Here is the final drawing – I purposely tried to keep the faces as the main focus with only rough, sketchy lines to indicate their bodies in order not to detract away from their faces. As a first attempt at a recognisable individual, it wasn’t too bad – the team certainly recognised themselves, but a little more work is needed on this style of drawing! I ‘revealed’ the finished drawing to them during one of our daily conferences, as it appeared as the final slide to the powerpoint presentation entitled ‘Any Other Business’. It was a little light humour over a weekend, as the weeks so often merge into one. Thankfully, it was very well received and the individuals in question shared the humour. The RSM was particularly happy as he appeared around ten years younger, whilst the BSM now has an idea of what he will look like in ten years time! The BK also noted the size of his biceps whilst the MTWO appeared younger!

Free flowing nature

However, in the aftermath I thought I would stick to what I knew and decided to produce a watercolour painting of a little girl who caught my eye as she fleetingly stared up at the sangar as she walked past with her classmate. I wondered what she could possibly have been thinking as she wore such a suspicious and perturbed expression whilst clutching her book. The perceptions of ISAF troops vary considerably from children who rush from their houses to wave the troops past, to those that are only too happy to pick up the biggest stone and take their best shot.

Colourful passers by.

Colourful passers by.

I thoroughly enjoyed working on this piece as it was painted on nice grainy watercolour paper, and I had forgotten what a difference good quality paper makes! The Movements Warrant Officer in the headquarters (another keen artist) had returned from a visit to the UK bringing with her a large pad of the paper, and very kindly gave me a few sheets. I love the way the paint is absorbed into the paper, and the subtle shades but deep colour it enables.

Yellow fusion.

Yellow fusion.

The dress takes shape.

The dress takes shape.

Well I must admit that I find acrylic encourages me to paint in layers and blocks of colour whereas watercolour is a lot more fluid. I particularly enjoy the free flowing nature of watercolour paints as I use flow of water to place the paint on the paper in a loose and carefree manner. I started this week’s painting with a background wash of yellows and brown infused to create a mottled and patchy backdrop.Once this had dried, I started to work on building up the cloth and texture of the girl’s dress and headscarf. A suggestion of the pattern on the dress, and the shadows of her headscarf start to take shape before I hint at shading her face. You may notice in this picture that I have also used some watercolour pencils to mark out the dress pattern and the detail in her hands prior to painting them.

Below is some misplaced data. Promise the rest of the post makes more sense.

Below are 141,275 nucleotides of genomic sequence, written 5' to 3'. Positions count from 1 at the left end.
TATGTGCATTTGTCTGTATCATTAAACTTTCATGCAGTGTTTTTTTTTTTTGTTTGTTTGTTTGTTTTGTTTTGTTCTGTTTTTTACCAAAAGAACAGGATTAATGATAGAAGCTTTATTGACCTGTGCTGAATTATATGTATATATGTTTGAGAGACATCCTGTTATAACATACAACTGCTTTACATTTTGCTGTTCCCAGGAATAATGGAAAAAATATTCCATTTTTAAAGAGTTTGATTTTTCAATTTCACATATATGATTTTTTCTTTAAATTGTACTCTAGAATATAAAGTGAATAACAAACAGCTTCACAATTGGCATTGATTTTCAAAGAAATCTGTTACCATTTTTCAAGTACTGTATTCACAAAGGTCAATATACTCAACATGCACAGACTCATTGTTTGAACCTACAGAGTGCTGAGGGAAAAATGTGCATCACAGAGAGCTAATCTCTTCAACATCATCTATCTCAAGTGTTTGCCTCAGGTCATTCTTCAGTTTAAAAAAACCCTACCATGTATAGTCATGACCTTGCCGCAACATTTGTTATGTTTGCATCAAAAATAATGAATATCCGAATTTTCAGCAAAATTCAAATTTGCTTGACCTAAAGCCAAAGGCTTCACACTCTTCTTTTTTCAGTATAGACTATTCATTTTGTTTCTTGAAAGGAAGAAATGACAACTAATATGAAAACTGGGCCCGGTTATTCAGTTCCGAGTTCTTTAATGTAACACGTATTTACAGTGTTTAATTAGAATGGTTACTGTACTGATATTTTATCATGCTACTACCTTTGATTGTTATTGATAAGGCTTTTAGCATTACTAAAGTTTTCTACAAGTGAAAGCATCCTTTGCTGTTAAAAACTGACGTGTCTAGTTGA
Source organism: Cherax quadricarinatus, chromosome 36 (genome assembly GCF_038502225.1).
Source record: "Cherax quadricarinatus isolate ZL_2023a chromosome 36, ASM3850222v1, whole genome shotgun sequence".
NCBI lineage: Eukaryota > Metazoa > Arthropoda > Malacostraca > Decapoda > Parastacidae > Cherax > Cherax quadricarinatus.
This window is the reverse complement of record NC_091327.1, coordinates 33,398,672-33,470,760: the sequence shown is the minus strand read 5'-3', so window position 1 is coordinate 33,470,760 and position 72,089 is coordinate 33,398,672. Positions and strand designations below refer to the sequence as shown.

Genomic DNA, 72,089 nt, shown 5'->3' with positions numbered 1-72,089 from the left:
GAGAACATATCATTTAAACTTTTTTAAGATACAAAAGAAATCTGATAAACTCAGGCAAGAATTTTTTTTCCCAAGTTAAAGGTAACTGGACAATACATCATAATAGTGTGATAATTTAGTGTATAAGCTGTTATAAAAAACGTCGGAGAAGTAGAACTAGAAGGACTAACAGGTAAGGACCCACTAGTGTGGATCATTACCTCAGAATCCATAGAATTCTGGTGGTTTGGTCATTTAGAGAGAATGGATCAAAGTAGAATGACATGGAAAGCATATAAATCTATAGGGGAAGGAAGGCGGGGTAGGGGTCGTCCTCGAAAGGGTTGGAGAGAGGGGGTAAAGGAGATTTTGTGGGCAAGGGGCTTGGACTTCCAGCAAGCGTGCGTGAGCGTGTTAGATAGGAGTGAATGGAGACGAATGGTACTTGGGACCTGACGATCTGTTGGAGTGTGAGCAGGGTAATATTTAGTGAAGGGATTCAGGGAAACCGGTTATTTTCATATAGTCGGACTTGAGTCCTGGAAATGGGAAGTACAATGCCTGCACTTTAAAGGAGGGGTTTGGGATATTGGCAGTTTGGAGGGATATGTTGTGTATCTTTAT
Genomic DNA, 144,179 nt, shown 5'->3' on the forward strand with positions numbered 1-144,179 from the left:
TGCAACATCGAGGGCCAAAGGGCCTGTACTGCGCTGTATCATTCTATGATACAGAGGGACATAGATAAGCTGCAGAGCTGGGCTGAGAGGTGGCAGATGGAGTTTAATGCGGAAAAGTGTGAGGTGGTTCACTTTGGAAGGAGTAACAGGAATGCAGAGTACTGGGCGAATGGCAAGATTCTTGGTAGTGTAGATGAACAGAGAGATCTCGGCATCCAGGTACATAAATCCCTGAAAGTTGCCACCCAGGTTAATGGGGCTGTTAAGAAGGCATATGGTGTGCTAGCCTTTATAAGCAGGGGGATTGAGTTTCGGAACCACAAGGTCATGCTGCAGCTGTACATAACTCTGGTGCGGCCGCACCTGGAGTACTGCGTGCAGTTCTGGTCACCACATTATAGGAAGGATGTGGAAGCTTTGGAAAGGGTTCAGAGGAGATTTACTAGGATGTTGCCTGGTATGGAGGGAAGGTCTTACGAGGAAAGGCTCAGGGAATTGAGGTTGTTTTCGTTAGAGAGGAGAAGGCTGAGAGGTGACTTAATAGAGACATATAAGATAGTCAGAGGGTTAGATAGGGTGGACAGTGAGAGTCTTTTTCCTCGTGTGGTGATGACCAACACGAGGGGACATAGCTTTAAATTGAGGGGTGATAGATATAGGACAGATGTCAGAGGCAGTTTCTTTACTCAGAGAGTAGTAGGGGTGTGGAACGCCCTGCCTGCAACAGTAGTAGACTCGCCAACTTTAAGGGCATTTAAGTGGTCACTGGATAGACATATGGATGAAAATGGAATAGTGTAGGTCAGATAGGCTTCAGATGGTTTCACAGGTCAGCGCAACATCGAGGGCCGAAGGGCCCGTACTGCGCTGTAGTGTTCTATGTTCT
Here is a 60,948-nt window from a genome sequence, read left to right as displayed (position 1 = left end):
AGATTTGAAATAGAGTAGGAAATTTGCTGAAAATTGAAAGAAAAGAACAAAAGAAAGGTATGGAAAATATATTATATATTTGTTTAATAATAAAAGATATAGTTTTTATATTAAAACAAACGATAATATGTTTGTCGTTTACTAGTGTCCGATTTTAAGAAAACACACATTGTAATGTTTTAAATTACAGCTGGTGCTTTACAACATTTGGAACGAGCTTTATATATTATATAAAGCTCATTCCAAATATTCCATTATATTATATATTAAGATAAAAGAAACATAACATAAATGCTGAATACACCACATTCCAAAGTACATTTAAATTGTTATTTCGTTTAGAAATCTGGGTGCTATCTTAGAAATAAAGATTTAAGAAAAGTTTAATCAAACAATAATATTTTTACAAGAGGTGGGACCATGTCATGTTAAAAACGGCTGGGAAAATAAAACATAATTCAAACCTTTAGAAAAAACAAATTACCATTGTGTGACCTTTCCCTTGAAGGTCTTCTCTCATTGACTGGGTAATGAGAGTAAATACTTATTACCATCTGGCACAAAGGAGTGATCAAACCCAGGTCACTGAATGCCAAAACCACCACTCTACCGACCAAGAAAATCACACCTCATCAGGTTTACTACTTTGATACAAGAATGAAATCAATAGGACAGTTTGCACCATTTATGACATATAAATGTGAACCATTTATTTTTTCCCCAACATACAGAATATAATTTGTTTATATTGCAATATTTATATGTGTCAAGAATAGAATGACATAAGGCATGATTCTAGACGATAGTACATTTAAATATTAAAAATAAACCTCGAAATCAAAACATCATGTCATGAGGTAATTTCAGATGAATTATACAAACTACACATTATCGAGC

Detailing her headscarf.

Detailing her headscarf.

It wasn’t long until I had completed a very simplified suggestion of a pattern on her dress, and had built up the layers and shading of her headscarf. Unfortunately I didn’t manage to take any pictures in between these stages as I was too busy concentrating on working up the shades and texture. Once I had completed her clothing, I focused on her hands and troubled expression. Skin colour is often hard to gauge but I always start with a rough mix of yellow, brown and red, using white and blue to vary the lightness and darkness. The more red and white I add, the more pink the tone, whereas adding brown and a smidgen of blue will darken the tone considerably. In extremis, I also use a black, but tend not to make a habit of it.

Test sheet.

Test sheet.

 

I prefer to paint the face light to dark, starting with a light base layer and building up darker layers working from the edges of her headscarf and fading towards the centre of her face. I particularly wanted to make her frown stand out, and focus on her eyes. So here is the finished piece for this week!

The Observer.

The Observer.

This next week will be very busy as my room is packed up and my work space limited to a ruggedized laptop and monitor, two phones and a handful of stationary. The rest of the office should be making its way to Bastion where, at the end of this week, I too shall soon find myself! I am incredibly excited at the prospect of my R&R which is now only a week away! I can’t wait to see my fiancé, the dogs, the rest of my family and friends! Not long now.

Look at Sophie’s page